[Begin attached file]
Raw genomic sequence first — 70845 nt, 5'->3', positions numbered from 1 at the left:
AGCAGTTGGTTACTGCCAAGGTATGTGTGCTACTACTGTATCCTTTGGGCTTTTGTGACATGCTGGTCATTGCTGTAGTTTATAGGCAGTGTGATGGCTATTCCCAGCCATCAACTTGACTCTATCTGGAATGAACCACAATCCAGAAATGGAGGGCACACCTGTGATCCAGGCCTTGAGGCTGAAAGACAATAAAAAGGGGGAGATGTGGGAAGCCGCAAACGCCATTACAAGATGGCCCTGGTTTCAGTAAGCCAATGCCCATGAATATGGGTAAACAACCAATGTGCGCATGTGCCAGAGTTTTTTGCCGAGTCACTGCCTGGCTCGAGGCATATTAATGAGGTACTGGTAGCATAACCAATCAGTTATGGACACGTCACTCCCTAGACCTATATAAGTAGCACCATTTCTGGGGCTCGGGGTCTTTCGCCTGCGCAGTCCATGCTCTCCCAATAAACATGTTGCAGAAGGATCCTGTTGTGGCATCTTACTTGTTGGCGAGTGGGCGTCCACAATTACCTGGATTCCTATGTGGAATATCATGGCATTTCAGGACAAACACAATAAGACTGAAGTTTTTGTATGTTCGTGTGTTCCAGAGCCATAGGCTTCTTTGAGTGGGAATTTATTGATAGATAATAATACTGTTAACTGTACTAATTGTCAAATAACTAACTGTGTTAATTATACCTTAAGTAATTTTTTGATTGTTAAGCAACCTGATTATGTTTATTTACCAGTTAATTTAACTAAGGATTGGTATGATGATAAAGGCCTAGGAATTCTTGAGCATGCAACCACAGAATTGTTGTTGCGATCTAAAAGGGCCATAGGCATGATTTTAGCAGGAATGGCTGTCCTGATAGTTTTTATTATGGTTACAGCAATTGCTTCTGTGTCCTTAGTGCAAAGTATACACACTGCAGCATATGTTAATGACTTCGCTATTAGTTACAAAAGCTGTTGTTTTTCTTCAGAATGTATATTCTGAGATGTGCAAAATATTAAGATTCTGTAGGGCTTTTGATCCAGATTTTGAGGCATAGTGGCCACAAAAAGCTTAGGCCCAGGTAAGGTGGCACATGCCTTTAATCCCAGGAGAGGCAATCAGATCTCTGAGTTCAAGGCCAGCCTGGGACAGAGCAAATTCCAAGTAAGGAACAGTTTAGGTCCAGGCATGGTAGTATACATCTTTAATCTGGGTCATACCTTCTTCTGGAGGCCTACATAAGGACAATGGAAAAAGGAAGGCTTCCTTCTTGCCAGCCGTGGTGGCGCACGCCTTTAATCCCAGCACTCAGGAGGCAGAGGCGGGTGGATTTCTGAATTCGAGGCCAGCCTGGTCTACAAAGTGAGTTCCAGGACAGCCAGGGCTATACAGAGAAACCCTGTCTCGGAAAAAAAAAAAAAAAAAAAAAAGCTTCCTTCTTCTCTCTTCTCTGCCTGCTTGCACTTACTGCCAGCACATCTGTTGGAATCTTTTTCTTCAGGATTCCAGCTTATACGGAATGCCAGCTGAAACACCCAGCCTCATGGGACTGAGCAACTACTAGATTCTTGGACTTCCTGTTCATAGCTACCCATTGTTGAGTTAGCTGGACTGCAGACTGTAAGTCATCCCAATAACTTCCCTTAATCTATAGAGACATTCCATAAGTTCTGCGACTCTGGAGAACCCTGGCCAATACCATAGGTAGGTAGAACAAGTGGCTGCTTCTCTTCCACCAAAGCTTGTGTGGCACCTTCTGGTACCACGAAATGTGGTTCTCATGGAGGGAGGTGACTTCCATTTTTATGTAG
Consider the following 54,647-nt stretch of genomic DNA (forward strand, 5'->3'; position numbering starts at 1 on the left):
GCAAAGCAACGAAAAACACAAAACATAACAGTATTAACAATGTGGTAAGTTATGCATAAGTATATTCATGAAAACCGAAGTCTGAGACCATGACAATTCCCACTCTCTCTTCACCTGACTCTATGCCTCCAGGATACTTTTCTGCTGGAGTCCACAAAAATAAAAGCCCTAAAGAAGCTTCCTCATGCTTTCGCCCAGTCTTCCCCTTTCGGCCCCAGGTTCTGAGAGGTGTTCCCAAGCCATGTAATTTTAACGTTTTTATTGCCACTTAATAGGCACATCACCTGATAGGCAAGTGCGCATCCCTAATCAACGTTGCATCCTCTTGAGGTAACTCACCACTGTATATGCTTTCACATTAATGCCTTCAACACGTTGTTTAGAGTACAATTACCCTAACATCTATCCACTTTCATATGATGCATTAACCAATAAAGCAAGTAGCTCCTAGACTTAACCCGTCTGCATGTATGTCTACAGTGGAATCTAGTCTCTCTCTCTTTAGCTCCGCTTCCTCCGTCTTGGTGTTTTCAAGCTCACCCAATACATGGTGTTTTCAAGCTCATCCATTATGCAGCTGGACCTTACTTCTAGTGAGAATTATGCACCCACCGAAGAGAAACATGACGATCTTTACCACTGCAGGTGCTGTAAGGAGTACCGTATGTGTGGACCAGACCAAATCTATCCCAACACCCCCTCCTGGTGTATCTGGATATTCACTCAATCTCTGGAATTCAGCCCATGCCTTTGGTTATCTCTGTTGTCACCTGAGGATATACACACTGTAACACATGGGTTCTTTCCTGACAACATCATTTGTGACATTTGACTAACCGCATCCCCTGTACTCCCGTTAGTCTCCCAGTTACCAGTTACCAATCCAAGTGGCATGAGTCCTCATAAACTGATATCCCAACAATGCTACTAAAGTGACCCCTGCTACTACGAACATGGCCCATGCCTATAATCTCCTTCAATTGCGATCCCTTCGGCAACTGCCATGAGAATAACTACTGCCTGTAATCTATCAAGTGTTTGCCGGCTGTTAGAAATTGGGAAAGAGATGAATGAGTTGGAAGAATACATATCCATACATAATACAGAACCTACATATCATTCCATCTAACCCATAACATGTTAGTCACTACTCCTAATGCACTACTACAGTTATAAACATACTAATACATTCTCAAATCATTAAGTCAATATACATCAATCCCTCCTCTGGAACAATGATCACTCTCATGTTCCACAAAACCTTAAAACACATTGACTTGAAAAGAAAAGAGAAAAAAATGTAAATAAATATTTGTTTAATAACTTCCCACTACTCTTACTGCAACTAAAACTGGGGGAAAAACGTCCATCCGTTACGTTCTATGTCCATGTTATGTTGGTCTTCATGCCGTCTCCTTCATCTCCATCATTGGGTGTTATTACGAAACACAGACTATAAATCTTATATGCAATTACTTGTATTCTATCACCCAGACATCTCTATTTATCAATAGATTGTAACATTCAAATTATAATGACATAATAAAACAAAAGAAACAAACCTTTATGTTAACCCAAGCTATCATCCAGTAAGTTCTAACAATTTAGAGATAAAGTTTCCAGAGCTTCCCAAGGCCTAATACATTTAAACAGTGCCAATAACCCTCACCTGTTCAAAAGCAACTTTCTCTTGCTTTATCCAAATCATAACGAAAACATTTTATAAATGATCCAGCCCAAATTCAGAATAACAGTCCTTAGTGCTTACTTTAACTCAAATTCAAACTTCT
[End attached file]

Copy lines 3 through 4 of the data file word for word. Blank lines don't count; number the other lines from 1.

Consider the following 54,647-nt stretch of genomic DNA (forward strand, 5'->3'; position numbering starts at 1 on the left):
GCAAAGCAACGAAAAACACAAAACATAACAGTATTAACAATGTGGTAAGTTATGCATAAGTATATTCATGAAAACCGAAGTCTGAGACCATGACAATTCCCACTCTCTCTTCACCTGACTCTATGCCTCCAGGATACTTTTCTGCTGGAGTCCACAAAAATAAAAGCCCTAAAGAAGCTTCCTCATGCTTTCGCCCAGTCTTCCCCTTTCGGCCCCAGGTTCTGAGAGGTGTTCCCAAGCCATGTAATTTTAACGTTTTTATTGCCACTTAATAGGCACATCACCTGATAGGCAAGTGCGCATCCCTAATCAACGTTGCATCCTCTTGAGGTAACTCACCACTGTATATGCTTTCACATTAATGCCTTCAACACGTTGTTTAGAGTACAATTACCCTAACATCTATCCACTTTCATATGATGCATTAACCAATAAAGCAAGTAGCTCCTAGACTTAACCCGTCTGCATGTATGTCTACAGTGGAATCTAGTCTCTCTCTCTTTAGCTCCGCTTCCTCCGTCTTGGTGTTTTCAAGCTCACCCAATACATGGTGTTTTCAAGCTCATCCATTATGCAGCTGGACCTTACTTCTAGTGAGAATTATGCACCCACCGAAGAGAAACATGACGATCTTTACCACTGCAGGTGCTGTAAGGAGTACCGTATGTGTGGACCAGACCAAATCTATCCCAACACCCCCTCCTGGTGTATCTGGATATTCACTCAATCTCTGGAATTCAGCCCATGCCTTTGGTTATCTCTGTTGTCACCTGAGGATATACACACTGTAACACATGGGTTCTTTCCTGACAACATCATTTGTGACATTTGACTAACCGCATCCCCTGTACTCCCGTTAGTCTCCCAGTTACCAGTTACCAATCCAAGTGGCATGAGTCCTCATAAACTGATATCCCAACAATGCTACTAAAGTGACCCCTGCTACTACGAACATGGCCCATGCCTATAATCTCCTTCAATTGCGATCCCTTCGGCAACTGCCATGAGAATAACTACTGCCTGTAATCTATCAAGTGTTTGCCGGCTGTTAGAAATTGGGAAAGAGATGAATGAGTTGGAAGAATACATATCCATACATAATACAGAACCTACATATCATTCCATCTAACCCATAACATGTTAGTCACTACTCCTAATGCACTACTACAGTTATAAACATACTAATACATTCTCAAATCATTAAGTCAATATACATCAATCCCTCCTCTGGAACAATGATCACTCTCATGTTCCACAAAACCTTAAAACACATTGACTTGAAAAGAAAAGAGAAAAAAATGTAAATAAATATTTGTTTAATAACTTCCCACTACTCTTACTGCAACTAAAACTGGGGGAAAAACGTCCATCCGTTACGTTCTATGTCCATGTTATGTTGGTCTTCATGCCGTCTCCTTCATCTCCATCATTGGGTGTTATTACGAAACACAGACTATAAATCTTATATGCAATTACTTGTATTCTATCACCCAGACATCTCTATTTATCAATAGATTGTAACATTCAAATTATAATGACATAATAAAACAAAAGAAACAAACCTTTATGTTAACCCAAGCTATCATCCAGTAAGTTCTAACAATTTAGAGATAAAGTTTCCAGAGCTTCCCAAGGCCTAATACATTTAAACAGTGCCAATAACCCTCACCTGTTCAAAAGCAACTTTCTCTTGCTTTATCCAAATCATAACGAAAACATTTTATAAATGATCCAGCCCAAATTCAGAATAACAGTCCTTAGTGCTTACTTTAACTCAAATTCAAACTTCT